However, support for the Sega Saturn in the UK was bolstered by the successful publication of Sega Saturn Magazine. Although the publication of the magazine technically ran parallel to the last commercially released games, it dedicated the bulk of its pages to reviewing Japanese releases and news relating to the eagerly anticipated Dreamcast. In another marketing blunder, Sega refused to give EMAP (the publisher of Sega Saturn Magazine) the Official Dreamcast Magazine licence in the UK, despite a large and extremely loyal fanbase.
End of an eraEdit
As price drops continued throughout the 32-bit era, the system board design of the Saturn was not as easy to condense in a cost-saving manner and Sega fell behind after price drops offered by Nintendo and Sony. As a marketing strategy, Sega bundled with the system three of its best selling games (Daytona USA, Virtua Cop, Virtua Fighter 2) in order to keep the more expensive Saturn competitive with its rivals. This was not entirely successful as gamers preferred to purchase game titles of their own choice instead, so they turned to cheaper competing systems.
By early 1997, the Saturn was trailing the Nintendo 64 and PlayStation in both North America and Europe to such an extent that senior management began planning a new platform and, by E3 in 1997, had begun talk of the system called the Katana (which would later be named the Sega Dreamcast). Sega America President Bernie Stolar, who was strongly in favour of the upcoming console, announced "The Saturn is not our (SEGA's) future".
As Sega began public discussion about their next generation system, barely two years after having launched the Saturn, it ironically became a self-fulfilling prophecy, some citing it as an example of the Osborne effect. This move, combined with Sega's recent history of short-lived consoles, particularly the Mega CD and 32X which were considered ill-conceived "stopgaps" that turned off gamers and developers alike, led to a chain reaction that quickly caused the Saturn's future to collapse. Immediately following the announcement, sales of the console and software substantially tapered off in the second half of 1997, while many planned games were canceled, causing the console's life expectancy to shorten substantially. While this let Sega focus on bringing out its successor, premature demise of the Saturn caused them financial problems. Even though the Dreamcast did address many of the problems with the Saturn, Sega's bad reputation caused customers and publishers to be skeptical and holdout to see how it would fare against Sony's PlayStation 2 and Nintendo's Gamecube.
The aggressive move to replace the Saturn resulted in a rift between Sega and many of their third-party developers and publishers. North American developers were already hostile to the Saturn because it was difficult to program for, and because they were left out by its early release, so the future project alienated what remaining support Sega had in that region. However, many Japanese developers had strongly supported the Saturn in its homeland and saw little reason for Sega to rush another platform to market. The announcement caused a substantial drop in software sales, causing frustrated third parties to cancel many planned releases. The early abandonment of the Saturn hurt third party software support not only for that system, but also for Sega in general. Several major publishers such as Electronic Arts declined to support the upcoming Dreamcast, which played a part in its discontinuation as well.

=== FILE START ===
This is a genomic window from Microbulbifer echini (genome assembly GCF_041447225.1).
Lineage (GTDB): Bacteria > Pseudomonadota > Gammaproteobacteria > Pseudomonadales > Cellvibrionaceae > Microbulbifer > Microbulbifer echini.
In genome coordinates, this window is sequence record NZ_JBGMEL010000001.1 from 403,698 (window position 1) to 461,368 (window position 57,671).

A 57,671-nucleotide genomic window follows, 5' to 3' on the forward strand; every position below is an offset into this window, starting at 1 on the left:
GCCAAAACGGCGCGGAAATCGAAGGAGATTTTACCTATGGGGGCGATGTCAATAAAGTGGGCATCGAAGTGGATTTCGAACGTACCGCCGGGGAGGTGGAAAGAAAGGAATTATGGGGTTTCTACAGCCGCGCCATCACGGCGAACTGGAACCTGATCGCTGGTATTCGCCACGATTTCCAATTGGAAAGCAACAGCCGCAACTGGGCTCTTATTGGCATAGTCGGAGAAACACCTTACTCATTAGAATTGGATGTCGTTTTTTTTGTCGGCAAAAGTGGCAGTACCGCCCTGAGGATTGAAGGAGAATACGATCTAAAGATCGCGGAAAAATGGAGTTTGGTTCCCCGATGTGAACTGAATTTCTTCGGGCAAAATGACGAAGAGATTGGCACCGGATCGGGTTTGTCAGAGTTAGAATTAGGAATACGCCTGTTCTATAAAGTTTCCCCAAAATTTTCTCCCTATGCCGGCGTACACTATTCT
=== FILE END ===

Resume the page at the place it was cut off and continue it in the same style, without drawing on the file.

The games planned to be released in North America or Europe that were canceled included highly anticipated titles such as Sonic X-treme, Policenauts and Lunar: Silver Star Story. A chain reaction of cancellations transformed the 1998 schedule of released games down to a minimum with titles like Steep Slope Sliders, Panzer Dragoon Saga, Burning Rangers, The House of the Dead, Shining Force III (only part one of the three-part series) and Magic Knight Rayearth.
In Japan, Sega licensed the rights to produce Saturns to their hardware partners – Hitachi, who provided the CPUs and several other chips, and JVC who produced the CD drives for most models, although functionally identical Sanyo drives were sometimes used. SunSeibu released a model with a 7-CD changer for use in hotels. The concept of a multi-game player for hotel use is very common in Japan.
|Manufacturer and model||Case color||Button color||Type of buttons||Notes|
|Sega HST-3200||Gray||Blue||Oval||The original Japanese Saturn. Production was ended in favour of the White Saturn. This model had a black cartridge flap and came in a box labeled HST-0001. The power cord is un-notched and this machine has a drive access light.|
|Sega||White||Gray/Pink||Round/oval||Sega switched from blue to gray & pink buttons during the production run. This controller was a matching white with multi-colored buttons similar to a Super Famicom controller with the bottom row buttons colored green, yellow and blue. The 'white' plastic is a very light gray and shares its color with the later Dreamcast. The cartridge flap is visibly gray. Limited models of the Saturn had oval buttons.|
|Sega Skeleton Saturn||Translucent smokey-gray||-||-||Included a matching smoky-gray controller. Both controller and system had "This is cool" printed on them. Only around 50,000 were produced. Has some compatibility problems, notably with Metal Slug and Space Harrier.|
|Sega Derby Saturn||Translucent blue||-||-|| Released on March 25 1999, this model was only available as part of a promotion with ASCII's popular horse racing sim, Derby Stallion. It came with the same smoky-gray controller as the Skeleton Saturn but did not have "This is cool" printed on the system. After limited supplies of the Skeleton Saturn, the Derby Saturn was quickly bought in bulk by exporters and for a time was easier to find outside Japan than inside. Shares the compatibility problems of the Skeleton Saturn.